Successive versions of LIWC have become increasingly sensitive to identifying emotional expression. Our hypothesis that LIWC 2015 would significantly differ from LIWC 2001 and 2007 and be more efficacious in emotional identification was not supported. LIWC 2007 and 2015 were able to increase the previously established strength of LIWC 2001 in the identification of overall emotional expression emotion and positive emotion, whereas LIWC 2015 also increases the strength in the identification of sadness. However, LIWC 2007 and 2015 both exacerbate the existing weakness of LIWC 2001 in that many of the words it identifies as emotion do not match the ratings of human coders. Regarding the identification of nonemotional words, there was no improvement by LIWC 2015 or LIWC 2007. These findings suggest that although LIWC 2015 and LIWC 2007 had higher levels of emotional identification, more words were also inaccurately classified as emotion, compared with LIWC 2001. Therefore, although LIWC 2001, LIWC 2007, and LIWC 2015 measure a number of domains other than emotional expression, our findings suggest that all 3 versions, LIWC 2001, LIWC 2007, and LIWC 2015, have excellent sensitivity for detecting emotional expression, but LIWC 2001 has more precision with respect to PPV—the words it identifies as representing emotion are more likely than LIWC 2007 and LIWC 2015 to be in agreement with human raters.
The sensitivity levels for all 3 versions of LIWC indicate strength with regard to the identification of emotional content, such that they were highly sensitive to the identification of emotional expression. This is exceptionally important when analyzing text data where the expected prevalence of emotional expression is low or where the risk of overidentification is much lower than the risk of under-identification (eg, in evaluating suicide risk), where a missed instance could have grave consequences. There are many applications for which sensitivity, rather than accuracy, may be preferable, and LIWC 2007 and LIWC 2015 demonstrate an improved performance in sensitivity relative to LIWC 2001. However, there are potential consequences to the overidentification of emotional expression, particularly when accurate emotion recognition is required for a specific utterance.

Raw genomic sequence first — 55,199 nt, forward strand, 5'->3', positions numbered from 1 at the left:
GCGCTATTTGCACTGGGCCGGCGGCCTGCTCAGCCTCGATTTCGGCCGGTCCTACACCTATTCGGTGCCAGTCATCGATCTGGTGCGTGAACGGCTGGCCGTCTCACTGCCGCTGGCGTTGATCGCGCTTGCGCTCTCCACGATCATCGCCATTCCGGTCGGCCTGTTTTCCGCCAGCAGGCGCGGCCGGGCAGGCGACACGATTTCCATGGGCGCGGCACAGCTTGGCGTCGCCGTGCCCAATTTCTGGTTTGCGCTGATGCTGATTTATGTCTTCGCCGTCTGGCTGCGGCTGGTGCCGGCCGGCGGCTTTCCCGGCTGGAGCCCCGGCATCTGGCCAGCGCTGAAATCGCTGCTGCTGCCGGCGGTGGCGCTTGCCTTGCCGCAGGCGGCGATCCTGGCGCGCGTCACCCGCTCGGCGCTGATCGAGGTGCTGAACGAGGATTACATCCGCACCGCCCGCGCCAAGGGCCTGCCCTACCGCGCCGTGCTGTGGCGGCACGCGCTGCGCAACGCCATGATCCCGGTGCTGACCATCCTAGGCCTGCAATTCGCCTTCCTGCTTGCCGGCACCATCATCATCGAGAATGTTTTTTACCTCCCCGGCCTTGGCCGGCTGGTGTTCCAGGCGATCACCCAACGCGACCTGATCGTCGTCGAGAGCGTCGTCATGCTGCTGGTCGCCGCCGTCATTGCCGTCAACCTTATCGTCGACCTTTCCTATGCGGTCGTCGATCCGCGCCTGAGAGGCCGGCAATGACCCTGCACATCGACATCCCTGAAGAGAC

In contrast to sensitivity, the PPV was fairly poor for LIWC 2001, LIWC 2007, and LIWC 2015. LIWC 2001 produced a significantly more precise performance with regard to PPV compared with LIWC 2007 and LIWC 2015, whereas there were no significant differences between LIWC 2007 and LIWC 2015. Evaluation of the F score, which balances both PPV and sensitivity, revealed that LIWC 2001 was superior to LIWC 2007 in the emotional identification of overall affect, positive emotions, and anxiety. The remaining categories were not significantly different, indicating that LIWC 2001 and LIWC 2007 performed similarly in their identification of those emotion categories (eg, negative emotion, anger, and sadness). Additionally, with regard to F scores, LIWC 2001 was superior to LIWC 2015 in terms of total overall affect, positive emotions, negative emotions, and anxiety. The remaining categories were not significantly different, indicating that LIWC 2001 and LIWC 2015 performed similarly in their identification of those emotion categories (eg, anger and sadness). Finally, there were no significant differences in the F scores of emotional identification between LIWC 2007 and LIWC 2015 across the emotion categories (eg, overall affect, positive emotions, negative emotions, anxiety, anger, and sadness). These results indicate that LIWC 2001 is more inclined to accurately identify emotion in accordance with human coders when compared with LIWC 2007 and LIWC 2015, wherein one balances the problem of overidentification against the problem of under-identification, which is pertinent when considering at-risk populations (eg, suicidal patients). Considering that human coders are the gold standard for emotional identification and that LIWC 2001 provides results that are most similar to those of human coders, LIWC 2001 is superior to LIWC 2007 and LIWC 2015.